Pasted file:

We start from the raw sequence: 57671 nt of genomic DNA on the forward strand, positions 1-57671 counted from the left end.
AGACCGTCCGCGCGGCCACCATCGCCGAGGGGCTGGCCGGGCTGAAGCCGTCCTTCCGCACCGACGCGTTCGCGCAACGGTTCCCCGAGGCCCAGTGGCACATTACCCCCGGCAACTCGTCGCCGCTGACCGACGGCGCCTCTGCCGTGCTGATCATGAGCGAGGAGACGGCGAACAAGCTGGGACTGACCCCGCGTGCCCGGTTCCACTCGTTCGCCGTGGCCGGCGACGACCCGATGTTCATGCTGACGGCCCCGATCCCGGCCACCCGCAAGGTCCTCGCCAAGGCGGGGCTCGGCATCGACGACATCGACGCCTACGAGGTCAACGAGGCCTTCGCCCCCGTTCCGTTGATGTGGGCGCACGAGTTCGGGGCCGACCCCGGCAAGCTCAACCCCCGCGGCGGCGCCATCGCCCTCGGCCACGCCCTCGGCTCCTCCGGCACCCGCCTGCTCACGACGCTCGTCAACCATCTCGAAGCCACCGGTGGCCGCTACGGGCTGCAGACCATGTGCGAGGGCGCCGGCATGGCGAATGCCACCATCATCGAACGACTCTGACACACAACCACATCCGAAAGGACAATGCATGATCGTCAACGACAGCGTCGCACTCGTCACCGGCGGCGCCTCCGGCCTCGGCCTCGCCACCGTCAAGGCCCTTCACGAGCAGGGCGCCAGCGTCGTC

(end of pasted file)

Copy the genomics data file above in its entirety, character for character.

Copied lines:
We start from the raw sequence: 57671 nt of genomic DNA on the forward strand, positions 1-57671 counted from the left end.
AGACCGTCCGCGCGGCCACCATCGCCGAGGGGCTGGCCGGGCTGAAGCCGTCCTTCCGCACCGACGCGTTCGCGCAACGGTTCCCCGAGGCCCAGTGGCACATTACCCCCGGCAACTCGTCGCCGCTGACCGACGGCGCCTCTGCCGTGCTGATCATGAGCGAGGAGACGGCGAACAAGCTGGGACTGACCCCGCGTGCCCGGTTCCACTCGTTCGCCGTGGCCGGCGACGACCCGATGTTCATGCTGACGGCCCCGATCCCGGCCACCCGCAAGGTCCTCGCCAAGGCGGGGCTCGGCATCGACGACATCGACGCCTACGAGGTCAACGAGGCCTTCGCCCCCGTTCCGTTGATGTGGGCGCACGAGTTCGGGGCCGACCCCGGCAAGCTCAACCCCCGCGGCGGCGCCATCGCCCTCGGCCACGCCCTCGGCTCCTCCGGCACCCGCCTGCTCACGACGCTCGTCAACCATCTCGAAGCCACCGGTGGCCGCTACGGGCTGCAGACCATGTGCGAGGGCGCCGGCATGGCGAATGCCACCATCATCGAACGACTCTGACACACAACCACATCCGAAAGGACAATGCATGATCGTCAACGACAGCGTCGCACTCGTCACCGGCGGCGCCTCCGGCCTCGGCCTCGCCACCGTCAAGGCCCTTCACGAGCAGGGCGCCAGCGTCGTC